As it happens, in the Shreya Singhal case (2015) that struck down section 66A of the IT Act, the Supreme Court has an excellent precedent to follow to demand clarity and precision from the Programme Code, perhaps even strike it down, as well as due process from the MIB. On the accusation of defaming the Prime Minister, probably the only clearly stated objection by the MIB, the Supreme Court’s past law is clear: public servants cannot, for non-personal acts, claim defamation.
Censorship by blunt force
Beyond the IMC’s advisories and warnings, the Cable TV Act contains two broad powers of censorship. The first empowerment in section 19 enables a government official to ban any programme or channel if it fails to comply with the Programme Code or, “if it is likely to promote, on grounds of religion, race, language, caste or community or any other ground whatsoever, disharmony or feelings of enmity, hatred or ill-will between different religious, racial, linguistic or regional groups or castes or communities or which is likely to disturb the public tranquility.”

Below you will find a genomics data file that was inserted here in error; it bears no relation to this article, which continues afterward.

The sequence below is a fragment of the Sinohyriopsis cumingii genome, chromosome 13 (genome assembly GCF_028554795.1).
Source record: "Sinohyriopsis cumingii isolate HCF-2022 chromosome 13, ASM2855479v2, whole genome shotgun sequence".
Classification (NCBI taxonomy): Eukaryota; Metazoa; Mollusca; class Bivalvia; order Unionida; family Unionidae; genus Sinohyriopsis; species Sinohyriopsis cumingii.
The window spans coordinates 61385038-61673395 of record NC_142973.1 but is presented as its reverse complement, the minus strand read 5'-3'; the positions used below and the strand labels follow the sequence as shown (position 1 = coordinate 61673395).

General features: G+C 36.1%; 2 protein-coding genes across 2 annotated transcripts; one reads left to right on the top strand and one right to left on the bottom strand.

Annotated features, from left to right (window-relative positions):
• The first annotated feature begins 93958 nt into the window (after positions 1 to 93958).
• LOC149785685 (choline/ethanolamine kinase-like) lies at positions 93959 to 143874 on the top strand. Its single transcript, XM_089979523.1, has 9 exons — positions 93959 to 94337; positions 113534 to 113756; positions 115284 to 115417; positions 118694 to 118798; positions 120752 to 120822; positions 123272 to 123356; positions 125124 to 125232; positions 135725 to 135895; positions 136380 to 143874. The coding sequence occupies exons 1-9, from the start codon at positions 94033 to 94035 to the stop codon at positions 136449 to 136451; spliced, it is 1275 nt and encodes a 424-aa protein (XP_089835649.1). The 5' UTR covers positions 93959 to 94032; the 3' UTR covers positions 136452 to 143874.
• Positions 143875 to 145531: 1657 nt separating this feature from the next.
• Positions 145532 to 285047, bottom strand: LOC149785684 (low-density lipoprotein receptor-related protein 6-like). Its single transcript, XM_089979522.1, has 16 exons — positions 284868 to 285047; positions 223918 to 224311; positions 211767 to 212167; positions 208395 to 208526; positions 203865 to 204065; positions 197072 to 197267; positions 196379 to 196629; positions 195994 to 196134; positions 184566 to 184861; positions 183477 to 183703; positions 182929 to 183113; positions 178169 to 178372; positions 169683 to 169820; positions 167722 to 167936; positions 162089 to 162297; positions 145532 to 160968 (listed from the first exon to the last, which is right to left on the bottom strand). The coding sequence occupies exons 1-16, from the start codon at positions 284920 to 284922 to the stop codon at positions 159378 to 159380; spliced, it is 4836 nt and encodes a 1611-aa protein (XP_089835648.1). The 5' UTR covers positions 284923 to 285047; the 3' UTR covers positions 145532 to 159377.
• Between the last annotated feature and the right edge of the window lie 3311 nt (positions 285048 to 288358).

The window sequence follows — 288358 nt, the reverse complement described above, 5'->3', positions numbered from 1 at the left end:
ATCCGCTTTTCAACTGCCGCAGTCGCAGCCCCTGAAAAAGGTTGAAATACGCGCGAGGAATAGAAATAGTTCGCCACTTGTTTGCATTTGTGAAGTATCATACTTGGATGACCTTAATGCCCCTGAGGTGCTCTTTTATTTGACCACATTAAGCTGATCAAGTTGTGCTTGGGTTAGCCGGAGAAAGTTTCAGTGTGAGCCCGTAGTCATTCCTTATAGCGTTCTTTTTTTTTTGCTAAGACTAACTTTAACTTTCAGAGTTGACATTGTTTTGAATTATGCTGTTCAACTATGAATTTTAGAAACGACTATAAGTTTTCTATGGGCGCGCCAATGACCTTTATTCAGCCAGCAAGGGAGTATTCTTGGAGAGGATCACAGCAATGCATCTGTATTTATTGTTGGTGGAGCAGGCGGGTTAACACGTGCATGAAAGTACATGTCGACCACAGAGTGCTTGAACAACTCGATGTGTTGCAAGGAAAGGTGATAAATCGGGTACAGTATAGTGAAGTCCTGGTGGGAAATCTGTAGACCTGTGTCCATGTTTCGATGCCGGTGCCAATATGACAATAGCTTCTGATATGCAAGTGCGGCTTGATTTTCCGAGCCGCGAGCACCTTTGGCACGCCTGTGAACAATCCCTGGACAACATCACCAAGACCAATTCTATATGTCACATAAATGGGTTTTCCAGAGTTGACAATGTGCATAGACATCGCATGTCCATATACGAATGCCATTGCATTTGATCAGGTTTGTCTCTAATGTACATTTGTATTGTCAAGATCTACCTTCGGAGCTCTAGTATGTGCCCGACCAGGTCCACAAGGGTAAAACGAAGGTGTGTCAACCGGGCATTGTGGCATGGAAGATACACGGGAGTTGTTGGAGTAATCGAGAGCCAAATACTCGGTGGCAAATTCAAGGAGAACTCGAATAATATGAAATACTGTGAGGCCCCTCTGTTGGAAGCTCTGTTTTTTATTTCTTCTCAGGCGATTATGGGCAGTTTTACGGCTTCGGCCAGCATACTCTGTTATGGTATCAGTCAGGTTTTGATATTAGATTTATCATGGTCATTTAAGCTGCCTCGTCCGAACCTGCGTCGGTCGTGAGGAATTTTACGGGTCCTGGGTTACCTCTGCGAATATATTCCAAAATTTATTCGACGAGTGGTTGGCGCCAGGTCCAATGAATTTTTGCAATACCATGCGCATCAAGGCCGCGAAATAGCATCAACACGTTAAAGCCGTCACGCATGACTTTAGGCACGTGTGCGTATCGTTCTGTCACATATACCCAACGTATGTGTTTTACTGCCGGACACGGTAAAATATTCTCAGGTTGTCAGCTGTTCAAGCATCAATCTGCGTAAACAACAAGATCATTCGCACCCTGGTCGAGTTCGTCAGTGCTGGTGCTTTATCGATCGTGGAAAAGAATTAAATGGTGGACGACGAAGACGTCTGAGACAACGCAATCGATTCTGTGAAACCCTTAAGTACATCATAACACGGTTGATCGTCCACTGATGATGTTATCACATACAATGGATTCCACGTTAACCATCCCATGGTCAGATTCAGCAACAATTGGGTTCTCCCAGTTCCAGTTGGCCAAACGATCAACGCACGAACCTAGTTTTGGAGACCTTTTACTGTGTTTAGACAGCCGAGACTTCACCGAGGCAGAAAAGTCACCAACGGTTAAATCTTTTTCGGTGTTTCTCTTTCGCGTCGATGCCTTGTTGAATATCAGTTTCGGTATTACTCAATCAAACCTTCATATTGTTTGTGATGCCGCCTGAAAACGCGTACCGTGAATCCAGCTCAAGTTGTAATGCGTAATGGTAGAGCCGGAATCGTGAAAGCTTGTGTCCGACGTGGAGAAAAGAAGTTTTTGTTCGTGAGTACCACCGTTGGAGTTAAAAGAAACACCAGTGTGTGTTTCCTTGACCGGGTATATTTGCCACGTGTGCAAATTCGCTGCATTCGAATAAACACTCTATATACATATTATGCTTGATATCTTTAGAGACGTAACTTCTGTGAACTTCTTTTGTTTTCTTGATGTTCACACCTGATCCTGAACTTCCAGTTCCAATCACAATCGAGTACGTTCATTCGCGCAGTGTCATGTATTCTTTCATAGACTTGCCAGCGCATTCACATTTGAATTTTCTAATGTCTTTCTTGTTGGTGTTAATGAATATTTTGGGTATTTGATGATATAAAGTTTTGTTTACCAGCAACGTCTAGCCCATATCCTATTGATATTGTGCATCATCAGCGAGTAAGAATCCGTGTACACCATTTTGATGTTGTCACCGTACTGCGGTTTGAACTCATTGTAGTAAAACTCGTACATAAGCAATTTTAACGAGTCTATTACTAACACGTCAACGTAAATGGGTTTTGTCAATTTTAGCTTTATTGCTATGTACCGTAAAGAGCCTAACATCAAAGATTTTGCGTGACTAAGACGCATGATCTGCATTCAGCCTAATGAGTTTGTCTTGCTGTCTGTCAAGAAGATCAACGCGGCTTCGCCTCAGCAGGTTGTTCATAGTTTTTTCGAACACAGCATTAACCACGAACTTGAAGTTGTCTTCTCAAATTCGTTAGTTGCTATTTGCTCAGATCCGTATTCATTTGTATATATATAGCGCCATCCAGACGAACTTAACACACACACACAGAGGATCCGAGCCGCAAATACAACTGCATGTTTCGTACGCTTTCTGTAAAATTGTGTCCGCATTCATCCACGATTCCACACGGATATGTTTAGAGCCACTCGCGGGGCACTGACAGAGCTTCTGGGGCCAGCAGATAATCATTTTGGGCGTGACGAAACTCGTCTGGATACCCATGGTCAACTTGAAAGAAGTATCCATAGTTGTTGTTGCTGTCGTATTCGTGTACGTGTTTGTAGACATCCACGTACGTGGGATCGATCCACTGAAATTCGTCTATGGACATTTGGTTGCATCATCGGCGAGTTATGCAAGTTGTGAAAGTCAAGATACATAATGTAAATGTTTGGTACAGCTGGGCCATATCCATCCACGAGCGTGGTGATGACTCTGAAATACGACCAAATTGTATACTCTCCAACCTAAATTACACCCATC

The second empowerment is much wider. Section 20 of the Cable TV Act permits the Central Government to ban an entire cable television operator, as opposed to a single channel or programmes within channels, if it “thinks it necessary or expedient so to do in public interest”. No reasons need be given and no grounds need be considered. Such a blunt use of force creates an overwhelming power of censorship. It is not a coincidence that section 20 resembles some provisions of nineteenth-century telegraph laws, which were designed to enable the colonial state to control the flow of information to its native subjects.